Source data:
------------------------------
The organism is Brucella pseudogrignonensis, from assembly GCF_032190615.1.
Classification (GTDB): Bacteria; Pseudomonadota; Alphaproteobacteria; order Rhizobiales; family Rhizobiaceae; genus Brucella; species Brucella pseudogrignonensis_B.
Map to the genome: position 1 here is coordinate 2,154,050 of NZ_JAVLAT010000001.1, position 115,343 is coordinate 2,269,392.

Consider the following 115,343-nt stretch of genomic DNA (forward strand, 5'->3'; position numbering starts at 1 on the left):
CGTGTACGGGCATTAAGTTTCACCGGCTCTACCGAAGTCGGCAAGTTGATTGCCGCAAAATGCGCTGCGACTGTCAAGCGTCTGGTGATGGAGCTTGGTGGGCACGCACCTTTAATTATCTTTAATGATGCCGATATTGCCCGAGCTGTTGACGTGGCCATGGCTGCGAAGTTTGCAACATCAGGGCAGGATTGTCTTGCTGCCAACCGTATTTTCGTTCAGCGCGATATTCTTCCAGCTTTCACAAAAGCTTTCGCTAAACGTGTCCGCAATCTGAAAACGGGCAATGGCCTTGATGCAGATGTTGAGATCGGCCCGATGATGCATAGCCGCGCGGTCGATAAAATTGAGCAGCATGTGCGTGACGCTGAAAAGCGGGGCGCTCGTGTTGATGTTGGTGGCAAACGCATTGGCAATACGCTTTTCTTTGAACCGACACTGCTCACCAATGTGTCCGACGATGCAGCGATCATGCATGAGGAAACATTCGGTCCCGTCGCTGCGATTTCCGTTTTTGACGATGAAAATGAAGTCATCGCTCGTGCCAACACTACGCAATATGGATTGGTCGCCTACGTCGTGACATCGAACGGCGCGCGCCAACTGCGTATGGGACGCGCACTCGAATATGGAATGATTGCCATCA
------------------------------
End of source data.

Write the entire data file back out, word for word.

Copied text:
The organism is Brucella pseudogrignonensis, from assembly GCF_032190615.1.
Classification (GTDB): Bacteria; Pseudomonadota; Alphaproteobacteria; order Rhizobiales; family Rhizobiaceae; genus Brucella; species Brucella pseudogrignonensis_B.
Map to the genome: position 1 here is coordinate 2,154,050 of NZ_JAVLAT010000001.1, position 115,343 is coordinate 2,269,392.

Consider the following 115,343-nt stretch of genomic DNA (forward strand, 5'->3'; position numbering starts at 1 on the left):
CGTGTACGGGCATTAAGTTTCACCGGCTCTACCGAAGTCGGCAAGTTGATTGCCGCAAAATGCGCTGCGACTGTCAAGCGTCTGGTGATGGAGCTTGGTGGGCACGCACCTTTAATTATCTTTAATGATGCCGATATTGCCCGAGCTGTTGACGTGGCCATGGCTGCGAAGTTTGCAACATCAGGGCAGGATTGTCTTGCTGCCAACCGTATTTTCGTTCAGCGCGATATTCTTCCAGCTTTCACAAAAGCTTTCGCTAAACGTGTCCGCAATCTGAAAACGGGCAATGGCCTTGATGCAGATGTTGAGATCGGCCCGATGATGCATAGCCGCGCGGTCGATAAAATTGAGCAGCATGTGCGTGACGCTGAAAAGCGGGGCGCTCGTGTTGATGTTGGTGGCAAACGCATTGGCAATACGCTTTTCTTTGAACCGACACTGCTCACCAATGTGTCCGACGATGCAGCGATCATGCATGAGGAAACATTCGGTCCCGTCGCTGCGATTTCCGTTTTTGACGATGAAAATGAAGTCATCGCTCGTGCCAACACTACGCAATATGGATTGGTCGCCTACGTCGTGACATCGAACGGCGCGCGCCAACTGCGTATGGGACGCGCACTCGAATATGGAATGATTGCCATCA